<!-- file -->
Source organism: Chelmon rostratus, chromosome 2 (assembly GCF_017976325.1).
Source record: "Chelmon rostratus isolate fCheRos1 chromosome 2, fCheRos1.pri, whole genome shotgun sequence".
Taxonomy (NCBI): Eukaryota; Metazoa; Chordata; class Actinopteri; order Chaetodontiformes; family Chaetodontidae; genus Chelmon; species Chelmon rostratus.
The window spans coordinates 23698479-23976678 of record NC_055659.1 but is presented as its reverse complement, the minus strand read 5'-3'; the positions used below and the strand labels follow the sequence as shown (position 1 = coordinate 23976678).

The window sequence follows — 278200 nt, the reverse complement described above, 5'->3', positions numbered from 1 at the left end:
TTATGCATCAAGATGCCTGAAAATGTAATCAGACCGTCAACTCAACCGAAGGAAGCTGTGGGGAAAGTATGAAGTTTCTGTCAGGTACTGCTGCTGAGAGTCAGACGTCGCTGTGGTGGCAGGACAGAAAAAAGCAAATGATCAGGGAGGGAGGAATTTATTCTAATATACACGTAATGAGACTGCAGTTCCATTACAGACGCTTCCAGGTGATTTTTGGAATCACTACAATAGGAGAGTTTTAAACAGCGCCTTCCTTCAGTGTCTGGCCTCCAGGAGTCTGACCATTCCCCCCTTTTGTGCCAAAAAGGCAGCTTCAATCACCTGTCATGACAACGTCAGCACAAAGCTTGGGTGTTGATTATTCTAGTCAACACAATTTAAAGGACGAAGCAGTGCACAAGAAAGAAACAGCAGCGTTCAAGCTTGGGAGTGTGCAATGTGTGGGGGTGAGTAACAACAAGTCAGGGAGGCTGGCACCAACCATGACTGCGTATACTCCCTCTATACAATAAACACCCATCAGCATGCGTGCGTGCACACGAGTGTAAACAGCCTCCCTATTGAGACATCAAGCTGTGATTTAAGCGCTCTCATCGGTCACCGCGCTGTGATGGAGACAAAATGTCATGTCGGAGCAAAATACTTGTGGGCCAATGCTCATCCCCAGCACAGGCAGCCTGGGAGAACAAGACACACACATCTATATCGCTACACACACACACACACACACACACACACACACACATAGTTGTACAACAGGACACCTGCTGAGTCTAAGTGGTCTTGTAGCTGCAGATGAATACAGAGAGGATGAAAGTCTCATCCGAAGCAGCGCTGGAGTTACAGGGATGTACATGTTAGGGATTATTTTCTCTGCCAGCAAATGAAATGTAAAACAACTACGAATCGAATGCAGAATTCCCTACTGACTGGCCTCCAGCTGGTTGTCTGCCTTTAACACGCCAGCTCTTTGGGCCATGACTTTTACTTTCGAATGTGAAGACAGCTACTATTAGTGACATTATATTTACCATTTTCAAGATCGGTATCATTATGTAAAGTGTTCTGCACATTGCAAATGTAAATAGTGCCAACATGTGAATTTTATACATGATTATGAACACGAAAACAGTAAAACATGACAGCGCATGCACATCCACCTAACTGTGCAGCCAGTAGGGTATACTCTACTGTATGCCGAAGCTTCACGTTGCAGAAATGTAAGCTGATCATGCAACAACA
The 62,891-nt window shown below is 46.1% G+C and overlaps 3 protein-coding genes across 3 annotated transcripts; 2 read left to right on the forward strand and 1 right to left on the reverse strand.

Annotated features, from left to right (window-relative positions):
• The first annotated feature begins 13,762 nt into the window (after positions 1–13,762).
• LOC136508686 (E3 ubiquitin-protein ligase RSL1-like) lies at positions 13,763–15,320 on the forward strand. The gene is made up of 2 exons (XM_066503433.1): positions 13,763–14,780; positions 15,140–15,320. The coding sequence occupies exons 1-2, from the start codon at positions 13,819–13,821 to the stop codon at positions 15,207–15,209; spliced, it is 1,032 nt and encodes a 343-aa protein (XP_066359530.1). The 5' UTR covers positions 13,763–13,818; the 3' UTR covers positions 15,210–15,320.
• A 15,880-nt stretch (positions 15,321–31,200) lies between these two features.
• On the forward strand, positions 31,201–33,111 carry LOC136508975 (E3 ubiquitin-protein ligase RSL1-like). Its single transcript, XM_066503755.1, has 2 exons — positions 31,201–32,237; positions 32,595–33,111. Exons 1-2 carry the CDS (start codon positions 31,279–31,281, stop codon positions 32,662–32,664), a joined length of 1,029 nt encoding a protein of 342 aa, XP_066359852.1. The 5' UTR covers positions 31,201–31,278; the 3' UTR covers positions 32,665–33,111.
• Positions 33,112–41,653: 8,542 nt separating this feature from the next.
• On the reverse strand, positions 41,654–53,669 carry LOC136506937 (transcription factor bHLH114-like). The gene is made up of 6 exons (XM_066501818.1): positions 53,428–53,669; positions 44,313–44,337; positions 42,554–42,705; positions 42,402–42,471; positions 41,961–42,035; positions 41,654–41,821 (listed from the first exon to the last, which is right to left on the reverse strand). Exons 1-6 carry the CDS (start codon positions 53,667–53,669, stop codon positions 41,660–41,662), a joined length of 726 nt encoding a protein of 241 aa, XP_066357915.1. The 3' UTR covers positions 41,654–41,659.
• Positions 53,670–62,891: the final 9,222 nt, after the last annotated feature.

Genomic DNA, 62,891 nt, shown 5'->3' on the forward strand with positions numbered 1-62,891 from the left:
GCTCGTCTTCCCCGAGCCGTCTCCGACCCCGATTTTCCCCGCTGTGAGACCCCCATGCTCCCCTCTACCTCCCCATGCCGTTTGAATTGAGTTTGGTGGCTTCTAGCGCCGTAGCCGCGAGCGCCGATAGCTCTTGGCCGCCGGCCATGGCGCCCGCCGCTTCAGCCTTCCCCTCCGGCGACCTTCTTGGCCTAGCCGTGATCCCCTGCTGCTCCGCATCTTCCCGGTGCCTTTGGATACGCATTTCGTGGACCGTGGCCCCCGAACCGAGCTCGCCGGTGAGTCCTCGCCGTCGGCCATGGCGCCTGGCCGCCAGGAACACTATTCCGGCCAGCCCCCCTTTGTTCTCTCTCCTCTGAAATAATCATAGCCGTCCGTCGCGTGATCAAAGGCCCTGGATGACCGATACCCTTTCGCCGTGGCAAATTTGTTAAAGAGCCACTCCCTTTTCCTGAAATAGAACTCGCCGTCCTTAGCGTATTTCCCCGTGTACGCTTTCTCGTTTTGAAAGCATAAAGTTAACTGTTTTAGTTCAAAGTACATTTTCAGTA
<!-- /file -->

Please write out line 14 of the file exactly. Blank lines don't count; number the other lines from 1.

• On the reverse strand, positions 41,654–53,669 carry LOC136506937 (transcription factor bHLH114-like). The gene is made up of 6 exons (XM_066501818.1): positions 53,428–53,669; positions 44,313–44,337; positions 42,554–42,705; positions 42,402–42,471; positions 41,961–42,035; positions 41,654–41,821 (listed from the first exon to the last, which is right to left on the reverse strand). Exons 1-6 carry the CDS (start codon positions 53,667–53,669, stop codon positions 41,660–41,662), a joined length of 726 nt encoding a protein of 241 aa, XP_066357915.1. The 3' UTR covers positions 41,654–41,659.